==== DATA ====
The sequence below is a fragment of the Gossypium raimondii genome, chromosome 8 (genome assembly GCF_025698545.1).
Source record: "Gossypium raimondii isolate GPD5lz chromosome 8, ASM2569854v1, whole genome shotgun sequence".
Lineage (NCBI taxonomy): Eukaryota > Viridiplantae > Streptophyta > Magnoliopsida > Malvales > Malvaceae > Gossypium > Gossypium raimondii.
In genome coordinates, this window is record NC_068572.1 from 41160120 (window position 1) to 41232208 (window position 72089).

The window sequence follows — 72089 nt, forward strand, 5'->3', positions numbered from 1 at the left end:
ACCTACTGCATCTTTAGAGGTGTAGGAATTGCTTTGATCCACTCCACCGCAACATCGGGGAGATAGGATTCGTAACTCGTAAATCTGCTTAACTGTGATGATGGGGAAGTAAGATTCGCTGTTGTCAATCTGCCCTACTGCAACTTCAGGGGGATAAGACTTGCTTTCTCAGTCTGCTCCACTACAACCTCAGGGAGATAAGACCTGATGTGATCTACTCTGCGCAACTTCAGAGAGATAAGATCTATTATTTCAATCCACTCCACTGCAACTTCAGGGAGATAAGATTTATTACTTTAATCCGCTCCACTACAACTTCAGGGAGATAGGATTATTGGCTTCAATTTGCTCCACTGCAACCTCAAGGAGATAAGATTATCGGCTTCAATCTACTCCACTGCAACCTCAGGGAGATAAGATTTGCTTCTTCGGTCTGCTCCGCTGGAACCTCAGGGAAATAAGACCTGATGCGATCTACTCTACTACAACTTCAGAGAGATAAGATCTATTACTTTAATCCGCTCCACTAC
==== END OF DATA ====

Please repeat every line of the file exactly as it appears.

The sequence below is a fragment of the Gossypium raimondii genome, chromosome 8 (genome assembly GCF_025698545.1).
Source record: "Gossypium raimondii isolate GPD5lz chromosome 8, ASM2569854v1, whole genome shotgun sequence".
Lineage (NCBI taxonomy): Eukaryota > Viridiplantae > Streptophyta > Magnoliopsida > Malvales > Malvaceae > Gossypium > Gossypium raimondii.
In genome coordinates, this window is record NC_068572.1 from 41160120 (window position 1) to 41232208 (window position 72089).

The window sequence follows — 72089 nt, forward strand, 5'->3', positions numbered from 1 at the left end:
ACCTACTGCATCTTTAGAGGTGTAGGAATTGCTTTGATCCACTCCACCGCAACATCGGGGAGATAGGATTCGTAACTCGTAAATCTGCTTAACTGTGATGATGGGGAAGTAAGATTCGCTGTTGTCAATCTGCCCTACTGCAACTTCAGGGGGATAAGACTTGCTTTCTCAGTCTGCTCCACTACAACCTCAGGGAGATAAGACCTGATGTGATCTACTCTGCGCAACTTCAGAGAGATAAGATCTATTATTTCAATCCACTCCACTGCAACTTCAGGGAGATAAGATTTATTACTTTAATCCGCTCCACTACAACTTCAGGGAGATAGGATTATTGGCTTCAATTTGCTCCACTGCAACCTCAAGGAGATAAGATTATCGGCTTCAATCTACTCCACTGCAACCTCAGGGAGATAAGATTTGCTTCTTCGGTCTGCTCCGCTGGAACCTCAGGGAAATAAGACCTGATGCGATCTACTCTACTACAACTTCAGAGAGATAAGATCTATTACTTTAATCCGCTCCACTAC